The threshold for a prima facie case is not intended to be difficult to meet. Mandell v. County of Suffolk, 316 F.3d 368, 378 (2d Cir. 2003); Byrnie v. Town of Cromwell, Bd. of Educ., 243 F.3d 93, 101 (2d Cir. 2001). It is only because the required showing is so minimal that the court may conclude that Norris had shown that her job performance was satisfactory. Norris began receiving counseling about and criticism of her work product and her work habits starting in 1994. Indeed, the record reflects that Norris' supervisor in her former position recommended that NYCHA take steps to terminate her employment for cause in 1995, and that only Norris' transfer within NYCHA prevented that proceeding. (56.1 ¶ 26-27.) Norris' frequent lateness, absences, visits to NYCHA sites other than her assigned worksite, failure to follow workplace procedures, and intransigence in the face of her supervisors' reprimands about these ongoing problems are well documented and were the basis of her decision to terminate her employment. That decision was found to be supported when appealed to an independent arbitrator. (56.1 ¶¶ 190-197.) Further, the NYCCHR noted, in its dismissal of Norris' complaint for lack of probable cause, Norris' "long and documented history of poor work performance," which made it "clear that NYCHA terminated [Norris] for nondiscriminatory reasons." (56.1 ¶¶ 205-206.) However, the court accepts arguendo that Norris' twelve-year tenure at NYCHA is sufficient evidence to make out a prima facie case of her satisfactory work performance, and finds that Norris also makes the requisite showing that she is a member of a protected class and that her termination constituted an adverse employment action. The only element of Norris' prima facie case that remains at issue for the court is the causal element, i.e., did the circumstances of her termination give rise to an inference of discrimination?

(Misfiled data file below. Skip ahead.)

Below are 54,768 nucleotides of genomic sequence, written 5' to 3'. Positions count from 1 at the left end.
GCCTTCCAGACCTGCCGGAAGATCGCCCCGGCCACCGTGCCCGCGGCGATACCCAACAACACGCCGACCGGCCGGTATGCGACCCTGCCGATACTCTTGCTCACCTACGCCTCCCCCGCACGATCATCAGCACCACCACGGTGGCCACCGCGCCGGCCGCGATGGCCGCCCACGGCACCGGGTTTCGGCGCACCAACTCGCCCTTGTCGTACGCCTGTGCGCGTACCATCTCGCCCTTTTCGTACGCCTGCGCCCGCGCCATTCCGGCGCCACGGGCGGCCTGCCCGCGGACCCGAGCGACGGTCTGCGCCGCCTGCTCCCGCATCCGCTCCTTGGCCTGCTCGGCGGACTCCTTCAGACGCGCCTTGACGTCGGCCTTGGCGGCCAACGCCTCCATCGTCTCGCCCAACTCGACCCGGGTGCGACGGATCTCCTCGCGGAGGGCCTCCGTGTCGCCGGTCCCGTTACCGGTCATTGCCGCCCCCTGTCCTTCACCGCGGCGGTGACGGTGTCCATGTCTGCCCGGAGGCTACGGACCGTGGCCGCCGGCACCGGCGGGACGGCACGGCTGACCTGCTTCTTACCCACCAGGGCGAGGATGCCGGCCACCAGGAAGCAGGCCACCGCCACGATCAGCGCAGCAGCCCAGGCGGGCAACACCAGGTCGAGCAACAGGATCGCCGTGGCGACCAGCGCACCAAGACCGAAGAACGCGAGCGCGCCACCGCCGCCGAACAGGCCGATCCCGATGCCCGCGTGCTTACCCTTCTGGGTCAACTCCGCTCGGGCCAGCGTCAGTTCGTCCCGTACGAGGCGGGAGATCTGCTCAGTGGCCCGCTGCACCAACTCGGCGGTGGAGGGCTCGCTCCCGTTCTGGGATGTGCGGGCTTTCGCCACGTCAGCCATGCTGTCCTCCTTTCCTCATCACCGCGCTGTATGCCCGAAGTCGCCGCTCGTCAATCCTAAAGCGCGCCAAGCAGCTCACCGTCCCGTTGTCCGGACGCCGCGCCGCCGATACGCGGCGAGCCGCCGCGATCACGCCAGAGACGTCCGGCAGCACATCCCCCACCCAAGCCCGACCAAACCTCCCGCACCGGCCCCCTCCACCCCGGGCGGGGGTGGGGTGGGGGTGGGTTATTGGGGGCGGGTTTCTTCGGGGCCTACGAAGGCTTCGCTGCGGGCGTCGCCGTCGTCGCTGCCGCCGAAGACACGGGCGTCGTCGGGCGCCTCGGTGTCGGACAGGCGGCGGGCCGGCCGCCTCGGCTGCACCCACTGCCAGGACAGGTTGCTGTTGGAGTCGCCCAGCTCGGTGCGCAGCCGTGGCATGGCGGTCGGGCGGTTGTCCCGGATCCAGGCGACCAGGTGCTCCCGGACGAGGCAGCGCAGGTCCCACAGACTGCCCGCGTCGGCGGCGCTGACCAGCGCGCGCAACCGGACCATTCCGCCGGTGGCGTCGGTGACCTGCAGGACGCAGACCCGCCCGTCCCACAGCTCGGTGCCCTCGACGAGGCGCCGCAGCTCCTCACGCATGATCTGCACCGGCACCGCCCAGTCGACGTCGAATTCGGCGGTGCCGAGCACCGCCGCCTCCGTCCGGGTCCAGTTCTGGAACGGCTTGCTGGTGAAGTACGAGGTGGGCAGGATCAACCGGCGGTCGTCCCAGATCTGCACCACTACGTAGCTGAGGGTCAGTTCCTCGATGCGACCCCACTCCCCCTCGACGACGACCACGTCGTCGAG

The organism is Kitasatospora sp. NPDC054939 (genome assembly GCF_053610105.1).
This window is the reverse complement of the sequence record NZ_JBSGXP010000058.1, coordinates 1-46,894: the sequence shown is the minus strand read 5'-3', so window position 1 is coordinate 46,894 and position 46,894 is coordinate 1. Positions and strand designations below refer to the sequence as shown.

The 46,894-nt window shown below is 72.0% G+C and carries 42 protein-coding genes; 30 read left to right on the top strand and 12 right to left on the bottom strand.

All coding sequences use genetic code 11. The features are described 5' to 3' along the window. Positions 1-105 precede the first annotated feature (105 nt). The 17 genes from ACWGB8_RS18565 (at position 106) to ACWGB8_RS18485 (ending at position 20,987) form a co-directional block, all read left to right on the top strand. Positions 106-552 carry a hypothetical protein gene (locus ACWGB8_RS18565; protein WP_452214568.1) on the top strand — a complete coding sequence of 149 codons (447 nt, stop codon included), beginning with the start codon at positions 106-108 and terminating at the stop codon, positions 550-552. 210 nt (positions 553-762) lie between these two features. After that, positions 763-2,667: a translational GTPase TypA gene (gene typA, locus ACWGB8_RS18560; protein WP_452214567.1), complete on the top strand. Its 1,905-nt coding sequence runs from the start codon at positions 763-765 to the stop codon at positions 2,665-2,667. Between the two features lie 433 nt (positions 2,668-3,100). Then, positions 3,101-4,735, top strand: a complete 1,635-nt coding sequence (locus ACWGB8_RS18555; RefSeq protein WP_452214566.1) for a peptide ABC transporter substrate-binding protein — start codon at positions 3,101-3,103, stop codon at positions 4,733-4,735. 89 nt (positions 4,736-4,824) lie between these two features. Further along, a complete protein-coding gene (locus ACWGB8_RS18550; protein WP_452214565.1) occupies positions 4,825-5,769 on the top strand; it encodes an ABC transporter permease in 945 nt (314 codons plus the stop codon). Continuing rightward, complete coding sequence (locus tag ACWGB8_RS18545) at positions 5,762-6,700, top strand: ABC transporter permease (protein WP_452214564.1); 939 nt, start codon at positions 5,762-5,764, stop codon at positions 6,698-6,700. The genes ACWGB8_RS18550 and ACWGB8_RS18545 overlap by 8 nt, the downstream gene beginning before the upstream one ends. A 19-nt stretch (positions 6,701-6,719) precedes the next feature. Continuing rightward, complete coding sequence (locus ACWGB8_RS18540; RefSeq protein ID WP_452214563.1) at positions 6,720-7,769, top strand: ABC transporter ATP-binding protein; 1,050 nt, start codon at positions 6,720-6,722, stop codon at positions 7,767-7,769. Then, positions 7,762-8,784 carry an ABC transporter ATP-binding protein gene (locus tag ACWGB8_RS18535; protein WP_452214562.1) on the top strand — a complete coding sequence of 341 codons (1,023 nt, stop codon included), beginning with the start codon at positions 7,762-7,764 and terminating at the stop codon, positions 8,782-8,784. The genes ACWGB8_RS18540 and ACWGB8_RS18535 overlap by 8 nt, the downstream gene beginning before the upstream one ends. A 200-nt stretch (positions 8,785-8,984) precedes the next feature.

Examination of Norris' prima facie case of retaliation follows a similar course. There is no question that Norris' complaint to the NYCCHR constituted protected activity under Title VII, that defendant knew of the complaint, and that termination was a negative employment action. It remains to be determined whether Norris has made a sufficient showing for the causal element of her prima facie case: Did defendant's retaliatory intent lead to Norris' termination?